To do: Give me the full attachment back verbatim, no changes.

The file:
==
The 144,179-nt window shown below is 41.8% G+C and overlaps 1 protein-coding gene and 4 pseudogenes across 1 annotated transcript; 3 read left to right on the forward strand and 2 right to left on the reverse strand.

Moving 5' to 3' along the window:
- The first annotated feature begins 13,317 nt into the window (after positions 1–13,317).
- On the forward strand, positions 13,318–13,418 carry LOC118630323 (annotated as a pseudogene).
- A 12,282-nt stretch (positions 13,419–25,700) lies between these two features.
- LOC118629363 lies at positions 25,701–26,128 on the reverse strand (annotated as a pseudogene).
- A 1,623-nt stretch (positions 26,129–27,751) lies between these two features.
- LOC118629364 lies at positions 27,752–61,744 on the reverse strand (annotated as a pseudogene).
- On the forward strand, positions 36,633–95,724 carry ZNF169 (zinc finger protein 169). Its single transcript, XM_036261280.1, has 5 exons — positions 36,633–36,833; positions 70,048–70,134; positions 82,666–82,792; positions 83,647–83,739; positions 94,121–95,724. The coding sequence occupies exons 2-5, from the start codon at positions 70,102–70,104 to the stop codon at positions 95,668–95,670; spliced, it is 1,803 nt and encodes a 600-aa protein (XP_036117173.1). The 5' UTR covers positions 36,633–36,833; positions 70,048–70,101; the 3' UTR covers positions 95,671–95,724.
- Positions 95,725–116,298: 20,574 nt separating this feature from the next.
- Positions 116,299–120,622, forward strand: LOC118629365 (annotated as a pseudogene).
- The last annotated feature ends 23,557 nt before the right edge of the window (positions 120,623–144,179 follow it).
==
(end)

The 144,179-nt window shown below is 41.8% G+C and overlaps 1 protein-coding gene and 4 pseudogenes across 1 annotated transcript; 3 read left to right on the forward strand and 2 right to left on the reverse strand.

Moving 5' to 3' along the window:
- The first annotated feature begins 13,317 nt into the window (after positions 1–13,317).
- On the forward strand, positions 13,318–13,418 carry LOC118630323 (annotated as a pseudogene).
- A 12,282-nt stretch (positions 13,419–25,700) lies between these two features.
- LOC118629363 lies at positions 25,701–26,128 on the reverse strand (annotated as a pseudogene).
- A 1,623-nt stretch (positions 26,129–27,751) lies between these two features.
- LOC118629364 lies at positions 27,752–61,744 on the reverse strand (annotated as a pseudogene).
- On the forward strand, positions 36,633–95,724 carry ZNF169 (zinc finger protein 169). Its single transcript, XM_036261280.1, has 5 exons — positions 36,633–36,833; positions 70,048–70,134; positions 82,666–82,792; positions 83,647–83,739; positions 94,121–95,724. The coding sequence occupies exons 2-5, from the start codon at positions 70,102–70,104 to the stop codon at positions 95,668–95,670; spliced, it is 1,803 nt and encodes a 600-aa protein (XP_036117173.1). The 5' UTR covers positions 36,633–36,833; positions 70,048–70,101; the 3' UTR covers positions 95,671–95,724.
- Positions 95,725–116,298: 20,574 nt separating this feature from the next.
- Positions 116,299–120,622, forward strand: LOC118629365 (annotated as a pseudogene).
- The last annotated feature ends 23,557 nt before the right edge of the window (positions 120,623–144,179 follow it).